3. Methods


We performed a retrospective cohort study of all patients sustaining blunt trauma at Denver Health Medical Center, an American College of Surgeons-verified, state certified Level I trauma center, from September 2012 to April 2014. The study protocol conforms to the ethical guidelines of the 1975 Declaration of Helsinki and was approved by the Colorado Institional Review Board. We identified all patients who were diagnosed with one or more rib fractures who underwent both a CXR and a contrast-enhanced spiral CT of the chest. Although at the discretion of the emergency department physician and trauma surgeon, CT chest is typically performed at our institution based on the mechanism of injury: high-energy deceleration motor vehicle collision with frontal or lateral impact (> 30 mph frontal impact and > 23 mph lateral impact), motor vehicle collision with ejection, falls of > 25 feet, or direct impact (horse kick to the chest, snowmobile, or ski collision with tree) (11, 12).


Patient demographics including age, gender, mechanism of injury (fall, MVC/motorcycle collision auto-pedestrian, other), and injury severity score (ISS) were recorded. Radiology reports read by board certified radiologists were reviewed for the number of rib fractures, effusion/hemothorax, pneumothorax and pulmonary contusion, presence or absence of chest tube, and other associated injuries. We defined a chest CT finding of ≥ 3 additional fractures in patients with ≤ 3 rib fractures on CXR as clinically meaningful because we asssumed that this would result in an escalation of care i.e., admission to hospital, admission to surgical intensive care unit (SICU), insertion of pain catheter or epidural, and/or surgical stabilization of rib fractures (SSRF).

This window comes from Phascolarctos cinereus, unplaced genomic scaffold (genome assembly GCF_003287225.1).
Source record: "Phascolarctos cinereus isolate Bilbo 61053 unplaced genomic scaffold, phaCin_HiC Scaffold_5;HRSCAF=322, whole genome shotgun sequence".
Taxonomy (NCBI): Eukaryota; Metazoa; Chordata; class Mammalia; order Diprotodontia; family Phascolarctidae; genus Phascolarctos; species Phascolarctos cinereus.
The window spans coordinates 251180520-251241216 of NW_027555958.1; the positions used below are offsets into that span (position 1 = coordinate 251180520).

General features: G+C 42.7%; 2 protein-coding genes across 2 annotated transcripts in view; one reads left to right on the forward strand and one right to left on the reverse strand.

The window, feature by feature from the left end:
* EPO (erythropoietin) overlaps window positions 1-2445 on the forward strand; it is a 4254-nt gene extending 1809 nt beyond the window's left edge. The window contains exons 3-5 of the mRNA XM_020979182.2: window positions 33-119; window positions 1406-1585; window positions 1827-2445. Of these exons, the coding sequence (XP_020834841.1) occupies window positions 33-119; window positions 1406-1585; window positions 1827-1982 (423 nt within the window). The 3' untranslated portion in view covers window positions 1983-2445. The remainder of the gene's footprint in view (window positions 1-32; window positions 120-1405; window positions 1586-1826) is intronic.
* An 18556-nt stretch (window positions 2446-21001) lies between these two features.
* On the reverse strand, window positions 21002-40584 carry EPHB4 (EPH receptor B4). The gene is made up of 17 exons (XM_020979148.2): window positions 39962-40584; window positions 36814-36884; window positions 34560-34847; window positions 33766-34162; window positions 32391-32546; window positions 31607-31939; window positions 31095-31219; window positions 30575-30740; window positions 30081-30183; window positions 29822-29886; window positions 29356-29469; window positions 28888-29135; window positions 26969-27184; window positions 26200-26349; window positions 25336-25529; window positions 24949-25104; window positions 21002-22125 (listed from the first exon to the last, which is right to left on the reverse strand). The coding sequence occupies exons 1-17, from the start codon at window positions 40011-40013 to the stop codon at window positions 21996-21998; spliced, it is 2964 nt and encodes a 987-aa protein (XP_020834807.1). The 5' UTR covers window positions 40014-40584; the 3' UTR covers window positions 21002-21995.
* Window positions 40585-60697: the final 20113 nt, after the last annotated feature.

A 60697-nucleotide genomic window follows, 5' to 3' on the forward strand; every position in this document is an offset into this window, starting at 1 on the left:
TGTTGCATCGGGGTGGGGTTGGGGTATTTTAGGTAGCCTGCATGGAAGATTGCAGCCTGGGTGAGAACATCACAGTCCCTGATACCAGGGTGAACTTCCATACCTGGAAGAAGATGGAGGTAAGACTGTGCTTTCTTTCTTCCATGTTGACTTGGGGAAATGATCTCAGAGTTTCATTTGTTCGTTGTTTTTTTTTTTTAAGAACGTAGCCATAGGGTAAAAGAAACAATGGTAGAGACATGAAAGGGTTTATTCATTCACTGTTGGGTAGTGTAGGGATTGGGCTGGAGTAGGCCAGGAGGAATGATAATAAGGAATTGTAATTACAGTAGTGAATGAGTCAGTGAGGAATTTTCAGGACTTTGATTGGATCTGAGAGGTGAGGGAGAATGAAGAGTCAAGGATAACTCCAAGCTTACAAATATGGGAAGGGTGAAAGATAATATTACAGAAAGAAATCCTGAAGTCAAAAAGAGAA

We reviewed the medical record for management decisions including SICU, placement of paravertebral percutenaous analgesic catheters including intercostal pain catheters and epidural, had a chest tube placed for pneumothorax and/or hemothorax, or underwent SSRF. We defined a change in clincial management in patients who had radiologic clinically meaningful findings and underwent one or more of the following interventions: admitted to the SICU, insertion of pain catheter or epidural, and SSRF. Admission to the SICU was considered a change in management only in patients with isolated rib fractures and no other indication for admission to the intensive care unit. In addition, we considered placement of a chest tube in a patient with one or more rib fractures for an occult pneumothorax or retained hemothorax as a change in clinical management.


Clinical outcomes including acute respiratory failure, pneumonia (defined by clinical symptoms with culture of bronchoalveolar lavage > 105 cfu/mL), acute respiratory distresss sydnrome, tracheostomy, overall hospital length of stay, SICU length of stay, time on mechanical ventilation, and overall mortality were recorded.


Statistical analyses were performed with SAS version 9.0 (SAS Inc., Carey, NC). Data are listed as mean (range) or number (%). Continious variables were compared using the student’s t-test, and categorical veriables were compared using the chi squared test. Statistical significancce was defined as P < 0.05.

4. Results


We identified 499 patients with rib fractures: 93 (18.6%) had CXR only, 7 (1.4%) had chest CT only, and 399 (79.9%) had both CXR and chest CT (Figure 1). Among the 399 patients who had both CXR and chest CT, a total of 1,969 rib fractures were identified and 1,467 (74.5%) were missed by CXR. The median number of fractures on CXR was 0 (range 0 - 13) and on chest CT 4 (range 1 - 18). The median number of additional fractures identified by CT compared to CXR was 3 (range -4 - 15) (Figure 2). A negative number indicated that CXR overcalled the number of rib fractures seen on chest CT. The location of the rib fractures are listed in Table 1.


Figure 1.
Flow Chart of Patients Enrolled in Study

Figure 2.
Number of Additional Rib Fractures Seen on Chest CT Compared to CXR

Table 1.
Number of Patients With Corresponding Rib Fracture Location Among All 399 Patients Undergoing CXR and CT Chest